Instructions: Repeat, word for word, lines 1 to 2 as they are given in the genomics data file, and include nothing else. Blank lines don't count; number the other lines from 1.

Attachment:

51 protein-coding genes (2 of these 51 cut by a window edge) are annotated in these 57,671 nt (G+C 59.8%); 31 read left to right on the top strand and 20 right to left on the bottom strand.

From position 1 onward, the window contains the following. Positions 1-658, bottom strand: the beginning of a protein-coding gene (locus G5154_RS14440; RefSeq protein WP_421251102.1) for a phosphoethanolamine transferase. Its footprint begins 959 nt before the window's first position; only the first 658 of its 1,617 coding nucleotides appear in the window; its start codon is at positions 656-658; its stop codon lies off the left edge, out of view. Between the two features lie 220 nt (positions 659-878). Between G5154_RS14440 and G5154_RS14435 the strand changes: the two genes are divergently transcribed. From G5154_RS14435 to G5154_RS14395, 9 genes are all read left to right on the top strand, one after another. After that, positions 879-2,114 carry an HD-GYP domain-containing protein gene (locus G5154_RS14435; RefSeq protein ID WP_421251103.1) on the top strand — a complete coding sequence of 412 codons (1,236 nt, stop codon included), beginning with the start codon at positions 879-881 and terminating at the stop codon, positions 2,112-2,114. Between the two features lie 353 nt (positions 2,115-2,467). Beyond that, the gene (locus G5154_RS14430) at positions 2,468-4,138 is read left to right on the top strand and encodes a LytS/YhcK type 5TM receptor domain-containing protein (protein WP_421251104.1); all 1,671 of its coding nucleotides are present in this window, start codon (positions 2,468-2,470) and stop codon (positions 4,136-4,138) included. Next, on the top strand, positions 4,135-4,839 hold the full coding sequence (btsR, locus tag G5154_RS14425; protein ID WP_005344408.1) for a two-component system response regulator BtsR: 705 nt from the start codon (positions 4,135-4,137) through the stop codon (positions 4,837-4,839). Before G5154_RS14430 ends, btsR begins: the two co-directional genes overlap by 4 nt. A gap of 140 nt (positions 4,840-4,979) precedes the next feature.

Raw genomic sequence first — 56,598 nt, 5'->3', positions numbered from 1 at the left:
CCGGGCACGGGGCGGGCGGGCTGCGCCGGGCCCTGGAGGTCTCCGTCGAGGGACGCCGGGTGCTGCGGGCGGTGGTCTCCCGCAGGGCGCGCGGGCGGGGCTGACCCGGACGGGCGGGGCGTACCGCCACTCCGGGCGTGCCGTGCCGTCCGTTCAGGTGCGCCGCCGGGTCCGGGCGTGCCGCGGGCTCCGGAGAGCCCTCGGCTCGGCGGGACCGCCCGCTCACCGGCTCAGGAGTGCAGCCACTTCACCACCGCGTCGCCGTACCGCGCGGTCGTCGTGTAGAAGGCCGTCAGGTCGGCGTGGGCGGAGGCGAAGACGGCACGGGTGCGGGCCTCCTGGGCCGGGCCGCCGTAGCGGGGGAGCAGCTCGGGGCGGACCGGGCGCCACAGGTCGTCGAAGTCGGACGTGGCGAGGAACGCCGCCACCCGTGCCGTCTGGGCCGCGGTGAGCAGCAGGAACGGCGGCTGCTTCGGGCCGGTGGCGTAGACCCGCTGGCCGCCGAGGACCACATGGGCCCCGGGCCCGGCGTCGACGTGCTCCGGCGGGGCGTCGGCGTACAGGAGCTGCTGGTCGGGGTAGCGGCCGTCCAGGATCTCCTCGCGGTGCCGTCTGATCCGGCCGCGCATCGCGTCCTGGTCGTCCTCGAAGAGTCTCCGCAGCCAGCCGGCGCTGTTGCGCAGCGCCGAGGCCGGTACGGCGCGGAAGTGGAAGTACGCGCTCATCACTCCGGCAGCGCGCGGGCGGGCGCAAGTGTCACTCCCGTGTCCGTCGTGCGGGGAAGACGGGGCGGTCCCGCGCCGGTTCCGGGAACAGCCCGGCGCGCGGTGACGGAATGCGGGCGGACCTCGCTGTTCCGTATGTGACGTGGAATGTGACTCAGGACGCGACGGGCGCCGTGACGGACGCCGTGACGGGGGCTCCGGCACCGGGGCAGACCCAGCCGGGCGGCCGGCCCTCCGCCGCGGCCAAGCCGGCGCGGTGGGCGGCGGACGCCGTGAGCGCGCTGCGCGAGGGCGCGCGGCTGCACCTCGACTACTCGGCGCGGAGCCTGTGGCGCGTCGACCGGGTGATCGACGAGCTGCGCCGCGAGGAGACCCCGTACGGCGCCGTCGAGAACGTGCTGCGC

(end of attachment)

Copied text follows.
51 protein-coding genes (2 of these 51 cut by a window edge) are annotated in these 57,671 nt (G+C 59.8%); 31 read left to right on the top strand and 20 right to left on the bottom strand.

From position 1 onward, the window contains the following. Positions 1-658, bottom strand: the beginning of a protein-coding gene (locus G5154_RS14440; RefSeq protein WP_421251102.1) for a phosphoethanolamine transferase. Its footprint begins 959 nt before the window's first position; only the first 658 of its 1,617 coding nucleotides appear in the window; its start codon is at positions 656-658; its stop codon lies off the left edge, out of view. Between the two features lie 220 nt (positions 659-878). Between G5154_RS14440 and G5154_RS14435 the strand changes: the two genes are divergently transcribed. From G5154_RS14435 to G5154_RS14395, 9 genes are all read left to right on the top strand, one after another. After that, positions 879-2,114 carry an HD-GYP domain-containing protein gene (locus G5154_RS14435; RefSeq protein ID WP_421251103.1) on the top strand — a complete coding sequence of 412 codons (1,236 nt, stop codon included), beginning with the start codon at positions 879-881 and terminating at the stop codon, positions 2,112-2,114. Between the two features lie 353 nt (positions 2,115-2,467). Beyond that, the gene (locus G5154_RS14430) at positions 2,468-4,138 is read left to right on the top strand and encodes a LytS/YhcK type 5TM receptor domain-containing protein (protein WP_421251104.1); all 1,671 of its coding nucleotides are present in this window, start codon (positions 2,468-2,470) and stop codon (positions 4,136-4,138) included. Next, on the top strand, positions 4,135-4,839 hold the full coding sequence (btsR, locus tag G5154_RS14425; protein ID WP_005344408.1) for a two-component system response regulator BtsR: 705 nt from the start codon (positions 4,135-4,137) through the stop codon (positions 4,837-4,839). Before G5154_RS14430 ends, btsR begins: the two co-directional genes overlap by 4 nt. A gap of 140 nt (positions 4,840-4,979) precedes the next feature.